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People & places: The Whistling Caves

The island chain of Sevrin has seven main islands and dozens of tiny islands, most of them uninhabited.  The Whistling Caves are located along the coast of Karivala, a small, mountainous island located on the northwestern part of the archipelago.

Strong, steady sea winds blow through the caves, producing an eerie sound that varies slightly with the shifting weather patterns.  During the approach of extreme weather, a “storm whistle” can be heard as far away as Stormwatch Island, the most southern of the seven main islands.

Legend has long suggested that Karivala’s cave system was the result of art, not chance. Storyspinners tell of an ancient culture that sculpted the caves to warn inhabitants of storms, or of shifting wind patterns favorable to invading ships.  Most people assume such tales have more to do with entertainment than history, but a recent discovery suggests that the storyspinners stopped short of the truth.

This spring, herring fishermen noticed a new note emerging from one of the caves–a deeper, more haunting sound than any had ever heard from the whistling caves. Two of the younger men–both of whom had explored Karivala’s caves since boyhood–decided to investigate.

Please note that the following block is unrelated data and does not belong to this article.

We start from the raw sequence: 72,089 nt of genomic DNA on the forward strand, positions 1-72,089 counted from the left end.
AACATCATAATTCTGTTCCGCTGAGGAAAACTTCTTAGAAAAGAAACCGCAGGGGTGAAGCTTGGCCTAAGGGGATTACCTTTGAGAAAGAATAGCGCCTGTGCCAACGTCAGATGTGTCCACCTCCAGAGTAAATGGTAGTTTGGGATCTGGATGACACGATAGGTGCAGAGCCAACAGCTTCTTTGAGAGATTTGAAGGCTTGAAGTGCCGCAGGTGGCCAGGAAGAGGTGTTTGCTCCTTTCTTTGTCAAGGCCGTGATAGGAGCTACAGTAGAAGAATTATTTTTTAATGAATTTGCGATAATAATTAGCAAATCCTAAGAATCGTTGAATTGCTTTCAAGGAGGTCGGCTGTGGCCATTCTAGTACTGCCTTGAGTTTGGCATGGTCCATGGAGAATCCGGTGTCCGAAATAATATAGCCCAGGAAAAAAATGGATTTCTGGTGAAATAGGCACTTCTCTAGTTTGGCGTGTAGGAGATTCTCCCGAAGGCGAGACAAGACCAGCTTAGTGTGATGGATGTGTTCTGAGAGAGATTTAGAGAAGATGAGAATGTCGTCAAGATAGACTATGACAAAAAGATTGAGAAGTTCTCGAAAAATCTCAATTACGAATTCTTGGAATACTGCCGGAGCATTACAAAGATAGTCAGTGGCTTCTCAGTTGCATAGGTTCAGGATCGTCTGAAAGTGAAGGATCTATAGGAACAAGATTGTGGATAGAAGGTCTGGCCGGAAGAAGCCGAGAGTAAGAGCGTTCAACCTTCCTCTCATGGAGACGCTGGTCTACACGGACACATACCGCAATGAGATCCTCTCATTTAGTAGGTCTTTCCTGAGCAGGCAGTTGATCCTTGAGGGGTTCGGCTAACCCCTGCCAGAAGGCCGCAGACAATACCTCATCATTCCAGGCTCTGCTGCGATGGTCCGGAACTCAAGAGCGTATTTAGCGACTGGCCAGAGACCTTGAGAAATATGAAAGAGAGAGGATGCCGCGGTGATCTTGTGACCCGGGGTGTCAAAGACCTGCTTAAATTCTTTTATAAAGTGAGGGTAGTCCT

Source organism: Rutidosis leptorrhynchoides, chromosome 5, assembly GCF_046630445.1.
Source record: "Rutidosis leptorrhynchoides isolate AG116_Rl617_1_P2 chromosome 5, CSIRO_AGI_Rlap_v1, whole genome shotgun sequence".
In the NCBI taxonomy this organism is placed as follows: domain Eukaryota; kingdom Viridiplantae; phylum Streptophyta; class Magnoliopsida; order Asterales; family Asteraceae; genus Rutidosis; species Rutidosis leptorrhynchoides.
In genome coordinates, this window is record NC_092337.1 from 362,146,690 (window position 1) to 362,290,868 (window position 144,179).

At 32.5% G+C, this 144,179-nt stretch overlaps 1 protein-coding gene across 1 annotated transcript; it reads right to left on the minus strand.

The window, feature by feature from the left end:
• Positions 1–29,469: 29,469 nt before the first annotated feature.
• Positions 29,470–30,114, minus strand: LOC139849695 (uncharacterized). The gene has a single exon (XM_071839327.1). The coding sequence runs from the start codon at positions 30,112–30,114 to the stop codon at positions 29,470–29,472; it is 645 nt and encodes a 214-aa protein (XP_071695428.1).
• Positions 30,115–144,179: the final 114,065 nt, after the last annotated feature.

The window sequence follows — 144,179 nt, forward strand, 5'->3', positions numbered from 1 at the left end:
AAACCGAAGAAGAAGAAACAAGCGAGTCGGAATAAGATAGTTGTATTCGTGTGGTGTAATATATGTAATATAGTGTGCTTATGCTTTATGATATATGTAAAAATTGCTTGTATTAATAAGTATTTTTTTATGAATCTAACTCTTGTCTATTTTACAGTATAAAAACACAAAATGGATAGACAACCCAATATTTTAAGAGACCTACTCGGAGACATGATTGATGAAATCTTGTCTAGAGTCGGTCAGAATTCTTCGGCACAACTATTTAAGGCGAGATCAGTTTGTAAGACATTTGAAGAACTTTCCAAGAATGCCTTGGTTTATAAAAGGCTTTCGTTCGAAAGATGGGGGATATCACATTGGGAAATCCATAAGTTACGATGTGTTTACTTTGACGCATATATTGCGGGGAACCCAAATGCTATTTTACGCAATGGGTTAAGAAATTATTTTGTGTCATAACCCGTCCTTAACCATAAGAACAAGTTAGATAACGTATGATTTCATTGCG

They took a row boat into the cave and found that a section of the cavern wall had crumbled.  Existing pieces of the broken wall were surprisingly thin and smooth.  Stranger still were the gouges along the thicker stone next to the break, as if the thin section had somehow been slid aside.

The two men proceeded into this new opening and found a long, straight tunnel. They saw no other breaks, but at several places, just above the water line, they saw similar gouging on the stone. These “unopened portals” seemed to be placed at regular intervals, giving the impression of a gigantic stone flute.

Though this discovery is a matter of mystery and wonder to the inhabitants of Sevrin, any dwarf would understand the implication immediately.  The Karivala caves are evidence of a long-gone dwarven culture, and the tunnel is exactly what it looks like:  A wind instrument carved into the island’s stone.  A group of stoneshifters could move these portals at will, changing the pitch and volume of the sounds coming from the caves to send messages to the rest of the islands.